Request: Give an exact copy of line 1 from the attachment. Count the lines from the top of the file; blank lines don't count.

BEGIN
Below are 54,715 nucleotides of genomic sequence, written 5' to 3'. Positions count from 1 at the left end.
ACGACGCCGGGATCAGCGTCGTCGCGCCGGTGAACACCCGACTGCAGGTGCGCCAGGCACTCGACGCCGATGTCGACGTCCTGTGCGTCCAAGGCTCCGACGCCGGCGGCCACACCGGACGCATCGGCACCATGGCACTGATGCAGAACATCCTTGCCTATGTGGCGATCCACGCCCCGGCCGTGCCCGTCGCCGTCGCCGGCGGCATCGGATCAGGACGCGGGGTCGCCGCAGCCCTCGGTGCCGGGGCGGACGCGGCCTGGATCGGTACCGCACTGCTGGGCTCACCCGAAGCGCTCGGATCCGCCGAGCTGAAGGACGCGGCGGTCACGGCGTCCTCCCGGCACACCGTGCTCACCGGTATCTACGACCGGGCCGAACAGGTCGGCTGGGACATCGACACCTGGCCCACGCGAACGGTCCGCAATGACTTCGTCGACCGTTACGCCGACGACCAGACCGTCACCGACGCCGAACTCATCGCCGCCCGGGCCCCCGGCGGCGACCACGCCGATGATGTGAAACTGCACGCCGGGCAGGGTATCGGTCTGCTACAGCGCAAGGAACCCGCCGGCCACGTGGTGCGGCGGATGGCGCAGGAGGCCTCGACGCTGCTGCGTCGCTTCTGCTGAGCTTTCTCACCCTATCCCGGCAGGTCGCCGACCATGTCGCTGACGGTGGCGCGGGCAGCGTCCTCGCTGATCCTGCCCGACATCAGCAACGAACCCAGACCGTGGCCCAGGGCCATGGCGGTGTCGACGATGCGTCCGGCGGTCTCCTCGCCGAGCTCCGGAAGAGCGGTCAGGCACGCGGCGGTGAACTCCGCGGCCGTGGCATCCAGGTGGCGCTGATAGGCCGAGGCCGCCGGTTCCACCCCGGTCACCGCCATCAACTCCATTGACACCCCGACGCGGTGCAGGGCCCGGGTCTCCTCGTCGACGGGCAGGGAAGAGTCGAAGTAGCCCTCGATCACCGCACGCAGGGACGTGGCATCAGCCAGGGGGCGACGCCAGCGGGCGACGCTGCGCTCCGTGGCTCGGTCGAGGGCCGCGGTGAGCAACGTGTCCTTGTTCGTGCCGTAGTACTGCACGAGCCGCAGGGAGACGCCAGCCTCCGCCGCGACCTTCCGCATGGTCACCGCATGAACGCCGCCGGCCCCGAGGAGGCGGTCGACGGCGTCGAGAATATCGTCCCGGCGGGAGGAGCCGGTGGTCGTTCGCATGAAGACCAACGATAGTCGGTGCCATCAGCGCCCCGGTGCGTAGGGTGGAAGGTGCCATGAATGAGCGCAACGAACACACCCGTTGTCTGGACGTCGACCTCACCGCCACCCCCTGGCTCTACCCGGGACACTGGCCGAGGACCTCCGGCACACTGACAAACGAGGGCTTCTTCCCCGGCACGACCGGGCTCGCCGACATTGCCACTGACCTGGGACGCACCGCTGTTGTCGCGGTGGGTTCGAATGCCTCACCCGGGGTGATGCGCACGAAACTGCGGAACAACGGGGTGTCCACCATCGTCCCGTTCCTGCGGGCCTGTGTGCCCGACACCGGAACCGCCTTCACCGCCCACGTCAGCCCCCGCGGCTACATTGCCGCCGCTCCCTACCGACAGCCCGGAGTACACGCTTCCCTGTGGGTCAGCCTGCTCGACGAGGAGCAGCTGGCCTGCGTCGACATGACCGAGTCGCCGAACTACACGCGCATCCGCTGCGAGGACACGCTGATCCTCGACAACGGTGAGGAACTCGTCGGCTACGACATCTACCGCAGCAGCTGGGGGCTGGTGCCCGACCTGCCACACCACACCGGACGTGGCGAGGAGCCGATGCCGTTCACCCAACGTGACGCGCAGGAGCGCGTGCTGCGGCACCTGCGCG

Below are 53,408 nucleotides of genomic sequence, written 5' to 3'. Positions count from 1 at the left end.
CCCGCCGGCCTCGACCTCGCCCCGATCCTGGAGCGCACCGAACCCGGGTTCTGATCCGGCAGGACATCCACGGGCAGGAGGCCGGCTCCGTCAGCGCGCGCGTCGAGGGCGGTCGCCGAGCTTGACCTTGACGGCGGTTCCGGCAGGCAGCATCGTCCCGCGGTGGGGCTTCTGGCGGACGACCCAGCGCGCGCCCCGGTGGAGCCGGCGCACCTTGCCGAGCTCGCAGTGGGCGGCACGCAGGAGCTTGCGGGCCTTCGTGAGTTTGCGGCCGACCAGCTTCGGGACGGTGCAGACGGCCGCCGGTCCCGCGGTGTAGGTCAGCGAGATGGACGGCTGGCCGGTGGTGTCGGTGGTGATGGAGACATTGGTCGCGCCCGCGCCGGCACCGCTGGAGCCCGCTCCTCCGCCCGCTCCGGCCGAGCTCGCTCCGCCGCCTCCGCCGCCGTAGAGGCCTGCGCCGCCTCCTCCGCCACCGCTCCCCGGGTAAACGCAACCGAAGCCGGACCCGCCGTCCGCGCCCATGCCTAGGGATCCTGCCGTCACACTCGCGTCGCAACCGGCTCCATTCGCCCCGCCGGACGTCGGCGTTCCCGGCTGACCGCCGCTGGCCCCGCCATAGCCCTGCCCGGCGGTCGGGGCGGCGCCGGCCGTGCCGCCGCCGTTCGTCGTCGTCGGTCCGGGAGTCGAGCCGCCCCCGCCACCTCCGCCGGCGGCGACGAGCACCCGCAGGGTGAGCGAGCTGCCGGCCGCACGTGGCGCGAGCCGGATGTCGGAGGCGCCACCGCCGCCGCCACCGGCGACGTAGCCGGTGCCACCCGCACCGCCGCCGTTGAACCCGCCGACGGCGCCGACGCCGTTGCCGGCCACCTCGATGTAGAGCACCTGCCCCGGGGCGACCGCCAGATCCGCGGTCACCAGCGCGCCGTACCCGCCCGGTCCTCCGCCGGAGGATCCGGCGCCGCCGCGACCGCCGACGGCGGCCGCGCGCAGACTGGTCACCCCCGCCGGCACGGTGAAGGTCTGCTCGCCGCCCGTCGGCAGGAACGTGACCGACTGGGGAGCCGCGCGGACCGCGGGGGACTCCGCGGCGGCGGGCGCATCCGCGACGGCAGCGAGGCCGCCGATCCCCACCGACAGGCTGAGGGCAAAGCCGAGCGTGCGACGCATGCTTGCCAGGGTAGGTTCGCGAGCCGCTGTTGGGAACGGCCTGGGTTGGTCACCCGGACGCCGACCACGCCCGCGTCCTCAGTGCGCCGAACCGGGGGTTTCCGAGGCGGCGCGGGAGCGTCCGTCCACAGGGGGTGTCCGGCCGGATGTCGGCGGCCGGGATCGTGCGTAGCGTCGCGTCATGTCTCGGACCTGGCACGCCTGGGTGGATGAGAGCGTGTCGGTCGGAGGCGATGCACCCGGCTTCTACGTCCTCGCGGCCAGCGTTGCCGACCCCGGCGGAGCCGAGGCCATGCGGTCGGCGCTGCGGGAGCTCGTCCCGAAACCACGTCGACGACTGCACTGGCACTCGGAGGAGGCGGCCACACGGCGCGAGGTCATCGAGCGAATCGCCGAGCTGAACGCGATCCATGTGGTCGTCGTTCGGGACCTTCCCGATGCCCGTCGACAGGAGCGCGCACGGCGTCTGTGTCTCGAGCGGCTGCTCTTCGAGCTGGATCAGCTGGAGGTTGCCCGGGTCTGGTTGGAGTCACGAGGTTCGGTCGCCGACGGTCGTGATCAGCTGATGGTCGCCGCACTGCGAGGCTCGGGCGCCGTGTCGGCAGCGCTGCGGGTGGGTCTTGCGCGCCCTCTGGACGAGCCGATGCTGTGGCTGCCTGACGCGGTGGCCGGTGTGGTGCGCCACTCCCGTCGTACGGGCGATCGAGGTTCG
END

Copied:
Below are 54,715 nucleotides of genomic sequence, written 5' to 3'. Positions count from 1 at the left end.